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New Madrid in New Madrid County, Missouri — The American Midwest (Upper Plains)
 

Fort Bankhead

 
 
Fort Bankhead Marker image. Click for full size.
By William Bruce, January 13, 2015
1. Fort Bankhead Marker
Inscription.  To further protect New Madrid from Union attack, a smaller fort was built on the east side of town at the mouth of St. John's Bayou. This upper fort, named Fort Bankhead (the original location was washed away by the ever-changing Mississippi River) after its artillery Captain Smith P. Bankhead, was a strong parapet behind an abates of brush and felled trees. Dirt and bags of shelled corn made a parapet ten feet thick. Known also as Fort New Madrid, it contained seven cannon mounted on wooden supports.

Fort Bankhead and its three regiments were under command of the newly arrived Colonel Lucius M. Walker, nephew of former President James Polk and a prominent Memphis businessman. His command consisted of the 5th Tennessee, 40th Tennessee, Colonel Alpheus Baker's 1st Alabama, Tennessee, Mississippi Infantry and Bankhead's Artillery.

Fort Bankhead tried to hold its own during the siege of New Madrid. Two heavy guns in the Fort became dismantled with two men wounded. After regaining their composure, the confederates began scoring some hits of their own. One of the Federal cannonballs that had landed inside Fort Bankhead, killing
Fort Bankhead Marker image. Click for full size.
By William Bruce, January 13, 2015
2. Fort Bankhead Marker
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two mules, was reloaded and returned with devastating effect.

Fort Bankhead was never fully garrisoned or finished to the degree it needed to be and unable to hold New Madrid against the Federals' siege guns, the Confederate commanders ordered the evacuation of the gunboats and their position at the Fort in March 1862 during the night in the middle of a rainstorm with much confusion. The next morning the Federals quickly occupied New Madrid and entered the deserted fort.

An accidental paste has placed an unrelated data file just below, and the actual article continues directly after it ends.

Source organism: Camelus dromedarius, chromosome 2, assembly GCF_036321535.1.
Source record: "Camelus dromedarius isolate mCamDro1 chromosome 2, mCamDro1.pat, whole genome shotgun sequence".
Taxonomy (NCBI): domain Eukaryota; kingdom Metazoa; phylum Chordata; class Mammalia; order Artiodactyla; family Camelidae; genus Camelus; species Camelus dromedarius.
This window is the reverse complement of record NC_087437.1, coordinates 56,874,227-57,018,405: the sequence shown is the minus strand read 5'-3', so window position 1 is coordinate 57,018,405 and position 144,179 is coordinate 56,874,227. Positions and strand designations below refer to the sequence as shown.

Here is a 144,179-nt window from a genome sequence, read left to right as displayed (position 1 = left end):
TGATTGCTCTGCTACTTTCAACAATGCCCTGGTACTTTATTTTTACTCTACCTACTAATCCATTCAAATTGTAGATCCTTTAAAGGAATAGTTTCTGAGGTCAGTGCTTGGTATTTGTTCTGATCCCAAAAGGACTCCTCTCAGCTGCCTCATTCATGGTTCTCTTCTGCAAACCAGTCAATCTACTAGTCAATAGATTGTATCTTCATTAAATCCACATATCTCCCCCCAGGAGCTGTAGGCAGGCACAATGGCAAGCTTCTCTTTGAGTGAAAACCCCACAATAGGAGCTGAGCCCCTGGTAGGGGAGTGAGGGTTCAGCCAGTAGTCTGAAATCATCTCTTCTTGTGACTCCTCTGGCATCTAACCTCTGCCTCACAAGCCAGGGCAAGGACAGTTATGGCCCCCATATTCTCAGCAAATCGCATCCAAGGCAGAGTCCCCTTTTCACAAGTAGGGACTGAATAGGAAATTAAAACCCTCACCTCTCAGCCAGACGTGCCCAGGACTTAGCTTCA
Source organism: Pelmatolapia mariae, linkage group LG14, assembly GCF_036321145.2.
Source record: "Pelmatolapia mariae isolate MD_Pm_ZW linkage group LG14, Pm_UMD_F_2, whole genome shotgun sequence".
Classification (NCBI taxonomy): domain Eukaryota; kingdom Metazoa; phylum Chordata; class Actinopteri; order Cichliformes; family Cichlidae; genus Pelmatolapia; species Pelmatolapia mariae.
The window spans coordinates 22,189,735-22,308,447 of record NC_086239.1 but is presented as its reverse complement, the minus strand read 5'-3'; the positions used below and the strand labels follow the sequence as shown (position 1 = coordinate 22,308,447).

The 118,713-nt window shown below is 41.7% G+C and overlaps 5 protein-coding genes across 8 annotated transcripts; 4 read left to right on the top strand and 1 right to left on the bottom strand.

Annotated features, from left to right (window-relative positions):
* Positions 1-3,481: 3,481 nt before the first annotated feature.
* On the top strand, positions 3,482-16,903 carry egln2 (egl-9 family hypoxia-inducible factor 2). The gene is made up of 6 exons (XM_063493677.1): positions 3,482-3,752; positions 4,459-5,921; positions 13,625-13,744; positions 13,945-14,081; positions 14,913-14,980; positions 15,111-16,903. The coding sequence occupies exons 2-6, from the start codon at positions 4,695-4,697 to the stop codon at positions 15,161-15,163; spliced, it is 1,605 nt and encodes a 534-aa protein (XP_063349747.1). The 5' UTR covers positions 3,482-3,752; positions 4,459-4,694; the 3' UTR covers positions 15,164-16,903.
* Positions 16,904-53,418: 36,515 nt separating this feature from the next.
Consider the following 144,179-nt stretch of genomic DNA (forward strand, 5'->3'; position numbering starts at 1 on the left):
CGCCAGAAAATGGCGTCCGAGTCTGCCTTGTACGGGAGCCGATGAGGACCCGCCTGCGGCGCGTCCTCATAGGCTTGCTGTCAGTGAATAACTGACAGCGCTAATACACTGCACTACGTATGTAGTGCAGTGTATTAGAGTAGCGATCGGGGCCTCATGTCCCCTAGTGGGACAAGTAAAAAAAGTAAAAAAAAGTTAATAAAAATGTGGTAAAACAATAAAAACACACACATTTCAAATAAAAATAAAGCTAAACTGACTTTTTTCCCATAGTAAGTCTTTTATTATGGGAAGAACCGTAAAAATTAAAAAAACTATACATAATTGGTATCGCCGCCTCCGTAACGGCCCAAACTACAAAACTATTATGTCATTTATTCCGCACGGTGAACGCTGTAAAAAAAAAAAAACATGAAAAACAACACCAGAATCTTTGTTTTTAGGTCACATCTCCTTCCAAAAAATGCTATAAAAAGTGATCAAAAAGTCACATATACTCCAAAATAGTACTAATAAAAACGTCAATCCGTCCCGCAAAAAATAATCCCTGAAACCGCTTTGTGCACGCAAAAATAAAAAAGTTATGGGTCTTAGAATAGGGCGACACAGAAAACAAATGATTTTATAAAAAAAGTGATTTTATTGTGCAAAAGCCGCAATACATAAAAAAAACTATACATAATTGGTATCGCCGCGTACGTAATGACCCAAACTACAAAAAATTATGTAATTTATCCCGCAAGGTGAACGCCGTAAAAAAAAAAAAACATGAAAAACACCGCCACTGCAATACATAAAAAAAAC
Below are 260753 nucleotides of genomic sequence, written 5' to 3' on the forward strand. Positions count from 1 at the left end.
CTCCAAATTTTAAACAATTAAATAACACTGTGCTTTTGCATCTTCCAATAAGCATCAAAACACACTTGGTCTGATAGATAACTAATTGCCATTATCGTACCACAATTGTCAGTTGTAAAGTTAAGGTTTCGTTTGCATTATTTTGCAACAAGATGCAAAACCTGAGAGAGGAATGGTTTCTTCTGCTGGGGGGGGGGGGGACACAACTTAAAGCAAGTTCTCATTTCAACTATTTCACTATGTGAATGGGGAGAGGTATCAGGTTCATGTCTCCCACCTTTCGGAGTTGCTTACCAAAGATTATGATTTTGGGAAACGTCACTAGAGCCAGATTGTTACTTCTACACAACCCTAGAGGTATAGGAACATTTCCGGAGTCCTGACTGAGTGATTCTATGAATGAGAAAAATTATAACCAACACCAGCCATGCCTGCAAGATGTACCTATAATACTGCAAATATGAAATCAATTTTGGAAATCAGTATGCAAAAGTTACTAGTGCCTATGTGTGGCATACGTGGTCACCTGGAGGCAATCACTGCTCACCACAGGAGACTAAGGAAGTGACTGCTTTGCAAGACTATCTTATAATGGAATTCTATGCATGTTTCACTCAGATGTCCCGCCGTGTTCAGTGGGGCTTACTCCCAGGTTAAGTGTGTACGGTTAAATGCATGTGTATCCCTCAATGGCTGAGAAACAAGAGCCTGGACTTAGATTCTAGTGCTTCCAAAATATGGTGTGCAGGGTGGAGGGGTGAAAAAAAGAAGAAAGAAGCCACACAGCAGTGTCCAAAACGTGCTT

Topics and series. This historical marker is listed in these topic lists: Forts and CastlesWar, US Civil. In addition, it is included in the Former U.S. Presidents: #11 James K. Polk, and the Missouri’s Civil War series lists. A significant historical month for this entry is March 1862.
 
Location. 36° 35.024′ N, 89° 31.607′ W. Marker is in New Madrid, Missouri, in New Madrid County. Marker is at the intersection of Main Street and Levee Road, on the right when traveling south on Main Street. Located directly across from New Madrid Historical Museum. Touch for map. Marker is in this post office area: New Madrid MO 63869, United States of America. Touch for directions.
 
Other nearby markers. At least 8 other markers are within walking distance of this marker. Bissell's Submergible Saw (here, next to this marker); Battle of Island No. 10 (here, next to this marker); New Madrid (a few steps from this marker); New Madrid & Island No. Ten (within shouting
Fort Bankhead Marker image. Click for full size.
By William Bruce, January 13, 2015
3. Fort Bankhead Marker
distance of this marker); Water Route to Indian Territory (about 600 feet away, measured in a direct line); Higgerson School (about 600 feet away); They Passed This Way (about 600 feet away); A Growing State...A Shrinking County (approx. ¼ mile away). Touch for a list and map of all markers in New Madrid.
 
Also see . . .  New Madrid Historical Museum. (Submitted on March 29, 2015.)
 
Fort Bankhead Marker image. Click for full size.
By William Bruce, January 13, 2015
4. Fort Bankhead Marker
Detail of left figure image. Click for full size.
By William Bruce, January 13, 2015
5. Detail of left figure
Detail of right figure image. Click for full size.
By William Bruce, January 13, 2015
6. Detail of right figure
Detail of central figure image. Click for full size.
By William Bruce, January 13, 2015
7. Detail of central figure
 
 
Credits. This page was last revised on June 16, 2016. It was originally submitted on March 28, 2015, by William Bruce of Madison, Wisconsin. This page has been viewed 446 times since then and 2 times this year. Photos:   1, 2, 3, 4, 5, 6, 7. submitted on March 28, 2015, by William Bruce of Madison, Wisconsin. • Bernard Fisher was the editor who published this page.

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Jan. 28, 2022